A DELEGATE to COP26 from Tanzania, Mathias Lyamunda, who arrived in Scotland this week after visa delays, welcomed the chance to be part of the African group at the conference: “We worked together to speak up for Africa. We are being asked to pay a climate debt that we didn’t create. I hope we are starting to be heard.”

Lyamunda, who considers the pressure put on the Home Office by queries from the National helped to speed up his visa so he could make the trips, said: “The UK emits more carbon each year than the whole of the continent of Africa. And for the last 200 years, like all developed nations the UK has benefited from the energy it created from its fossil fuel reserves. Africa is being hit twice – our populations are very exposed to climate shock – food is becoming scarcer. We are also being told that we can’t use our fossil fuels – but people don’t seem to understand the implications of that in the African context.”

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Lyamunda, executive director of the Foundation for Environmental Management and Campaign against Poverty (FEMAPO), explained that for example, in Tanzania even in the capital Dar es Salaam, a city of six million people, the electricity supply from the grid is mostly used for lighting. Most people cannot afford to use it for cooking or heating water and rely on either charcoal or gas. Gas bottles are becoming very expensive, and the huge demand for charcoal is consuming the forest.

“This is having a devastating effect. We now know that tree cover increases precipitation so when the trees are cut down, the rainfall is reduced. Tanzania has reserves of coal and natural gas, but if we can’t use it to make power, that will potentially make the situation worse.” Creating a renewable energy infrastructure would require massive investment from the developed world.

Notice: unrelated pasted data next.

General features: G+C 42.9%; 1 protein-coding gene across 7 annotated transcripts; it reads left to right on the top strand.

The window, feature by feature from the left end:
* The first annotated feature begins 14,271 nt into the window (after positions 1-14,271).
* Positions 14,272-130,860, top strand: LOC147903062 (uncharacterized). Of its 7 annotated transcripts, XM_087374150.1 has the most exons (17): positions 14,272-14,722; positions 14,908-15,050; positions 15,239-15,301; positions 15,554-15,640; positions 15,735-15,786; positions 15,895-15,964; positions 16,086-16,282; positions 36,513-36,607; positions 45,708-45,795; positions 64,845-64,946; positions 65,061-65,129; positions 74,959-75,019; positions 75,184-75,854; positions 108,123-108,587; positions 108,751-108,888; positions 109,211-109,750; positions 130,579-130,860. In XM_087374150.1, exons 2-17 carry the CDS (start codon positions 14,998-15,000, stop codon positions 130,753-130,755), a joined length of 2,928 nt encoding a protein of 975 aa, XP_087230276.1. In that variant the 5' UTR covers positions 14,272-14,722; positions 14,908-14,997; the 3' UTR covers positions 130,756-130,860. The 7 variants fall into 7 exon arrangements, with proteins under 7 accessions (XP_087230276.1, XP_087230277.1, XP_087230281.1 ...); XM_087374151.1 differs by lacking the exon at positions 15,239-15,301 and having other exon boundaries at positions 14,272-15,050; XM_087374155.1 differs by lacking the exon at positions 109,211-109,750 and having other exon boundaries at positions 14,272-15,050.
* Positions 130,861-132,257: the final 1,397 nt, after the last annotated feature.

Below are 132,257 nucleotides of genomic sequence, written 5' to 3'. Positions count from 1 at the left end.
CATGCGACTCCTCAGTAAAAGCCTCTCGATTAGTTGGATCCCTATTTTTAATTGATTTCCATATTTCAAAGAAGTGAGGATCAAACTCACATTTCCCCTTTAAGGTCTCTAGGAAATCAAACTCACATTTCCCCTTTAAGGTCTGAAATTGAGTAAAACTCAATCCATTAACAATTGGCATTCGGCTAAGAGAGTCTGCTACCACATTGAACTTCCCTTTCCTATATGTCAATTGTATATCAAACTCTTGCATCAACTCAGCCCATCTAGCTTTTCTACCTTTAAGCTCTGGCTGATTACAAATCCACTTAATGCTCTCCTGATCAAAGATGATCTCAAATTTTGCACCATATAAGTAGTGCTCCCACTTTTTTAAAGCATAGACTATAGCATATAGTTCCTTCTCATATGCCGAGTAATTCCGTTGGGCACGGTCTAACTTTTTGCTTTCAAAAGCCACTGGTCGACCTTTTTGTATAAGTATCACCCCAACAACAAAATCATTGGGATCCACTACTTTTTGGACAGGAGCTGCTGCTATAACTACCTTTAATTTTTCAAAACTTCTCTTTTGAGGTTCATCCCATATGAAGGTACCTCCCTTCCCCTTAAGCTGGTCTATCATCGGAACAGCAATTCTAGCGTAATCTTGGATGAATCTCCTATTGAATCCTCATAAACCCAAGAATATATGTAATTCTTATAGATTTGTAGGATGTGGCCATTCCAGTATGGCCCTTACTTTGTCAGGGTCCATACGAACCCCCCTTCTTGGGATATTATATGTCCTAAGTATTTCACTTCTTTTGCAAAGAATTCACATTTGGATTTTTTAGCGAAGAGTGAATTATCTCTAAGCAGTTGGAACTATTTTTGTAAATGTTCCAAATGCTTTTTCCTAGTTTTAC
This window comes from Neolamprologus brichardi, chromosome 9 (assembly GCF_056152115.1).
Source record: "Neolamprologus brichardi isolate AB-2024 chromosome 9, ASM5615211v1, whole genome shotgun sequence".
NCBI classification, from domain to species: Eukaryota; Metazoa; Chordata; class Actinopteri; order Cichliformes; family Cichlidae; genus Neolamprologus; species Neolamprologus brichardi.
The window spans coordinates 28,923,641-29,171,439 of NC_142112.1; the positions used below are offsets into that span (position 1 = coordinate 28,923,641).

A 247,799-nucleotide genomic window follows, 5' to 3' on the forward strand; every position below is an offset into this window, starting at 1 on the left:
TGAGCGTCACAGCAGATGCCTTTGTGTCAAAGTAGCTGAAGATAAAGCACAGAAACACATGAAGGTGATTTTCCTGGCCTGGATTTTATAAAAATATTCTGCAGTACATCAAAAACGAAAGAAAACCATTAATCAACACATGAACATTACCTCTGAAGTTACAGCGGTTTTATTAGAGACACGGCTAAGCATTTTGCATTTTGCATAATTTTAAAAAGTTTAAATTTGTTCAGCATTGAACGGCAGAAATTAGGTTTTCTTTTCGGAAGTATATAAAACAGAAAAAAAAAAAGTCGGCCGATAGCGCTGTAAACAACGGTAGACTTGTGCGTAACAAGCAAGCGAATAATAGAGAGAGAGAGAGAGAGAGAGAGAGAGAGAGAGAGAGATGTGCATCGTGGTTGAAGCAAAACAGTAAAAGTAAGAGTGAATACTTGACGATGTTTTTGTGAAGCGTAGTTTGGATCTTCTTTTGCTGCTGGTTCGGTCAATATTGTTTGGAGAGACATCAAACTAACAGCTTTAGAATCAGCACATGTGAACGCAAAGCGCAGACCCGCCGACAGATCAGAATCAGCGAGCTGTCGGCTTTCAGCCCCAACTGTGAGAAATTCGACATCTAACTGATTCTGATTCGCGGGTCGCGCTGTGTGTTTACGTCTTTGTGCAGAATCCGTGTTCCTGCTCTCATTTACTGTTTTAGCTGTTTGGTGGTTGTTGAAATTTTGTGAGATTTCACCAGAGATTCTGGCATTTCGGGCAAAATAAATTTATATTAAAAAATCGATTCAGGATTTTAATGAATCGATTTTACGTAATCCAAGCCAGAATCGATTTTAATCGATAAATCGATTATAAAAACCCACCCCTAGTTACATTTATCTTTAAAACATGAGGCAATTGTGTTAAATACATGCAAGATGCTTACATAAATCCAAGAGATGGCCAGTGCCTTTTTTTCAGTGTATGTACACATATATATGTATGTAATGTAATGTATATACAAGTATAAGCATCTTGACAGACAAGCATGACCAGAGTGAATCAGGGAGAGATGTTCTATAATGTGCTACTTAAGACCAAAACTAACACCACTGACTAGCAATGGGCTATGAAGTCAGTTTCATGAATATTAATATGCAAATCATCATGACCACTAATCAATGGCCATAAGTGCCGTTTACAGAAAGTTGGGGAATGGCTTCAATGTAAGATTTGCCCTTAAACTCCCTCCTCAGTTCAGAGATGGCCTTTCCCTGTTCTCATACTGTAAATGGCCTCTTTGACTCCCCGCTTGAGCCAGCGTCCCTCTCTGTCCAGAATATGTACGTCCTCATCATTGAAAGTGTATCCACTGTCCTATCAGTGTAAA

Lyamunda attended primary school in a rural area. The area was surrounded by forest, and plentiful crops grew in clearings. “There were areas that we were afraid to go because of the animals – cheetahs, lions.“ There was no shortage of food. But now, almost 30 years later, Matthias said: “The area around my old school is bare ground. Nobody plants crops because there is not enough rain.”

The school, like most in Tanzania, does not provide food, so many of the children go hungry all day. “We need to find power from another source and, for our particular situation, coal or natural gas may be the least bad option.”

The New York Times reported that proven crude oil reserves on the African continent total more than one hundred billion barrels spanning eleven countries, with Libya and Nigeria among the 10 biggest producers globally. The region is rich in gas, too: combined, Nigeria, Algeria and Mozambique hold about 6% of the world’s natural gas reserves. At this COP, for the first time the African delegation has put the case for a slower transition from fossil fuels for Africa. They also want to see much greater funding channelled towards a just transition.

For Lyamunda personally, the trip to Scotland has been of huge significance. “I am very grateful for the pressure The National put on the British Home Office to speed up my visa – I think that helped me to get here.

“The atmosphere at the COP and in Scotland generally has been great. I am forming connections with people and sharing ideas. At Cop for example, I met a French group who are training me how to explain climate change to rural people in ways they can relate to. I will also stay in touch with some of the people I have met here and we will continue to work together towards a just transition.”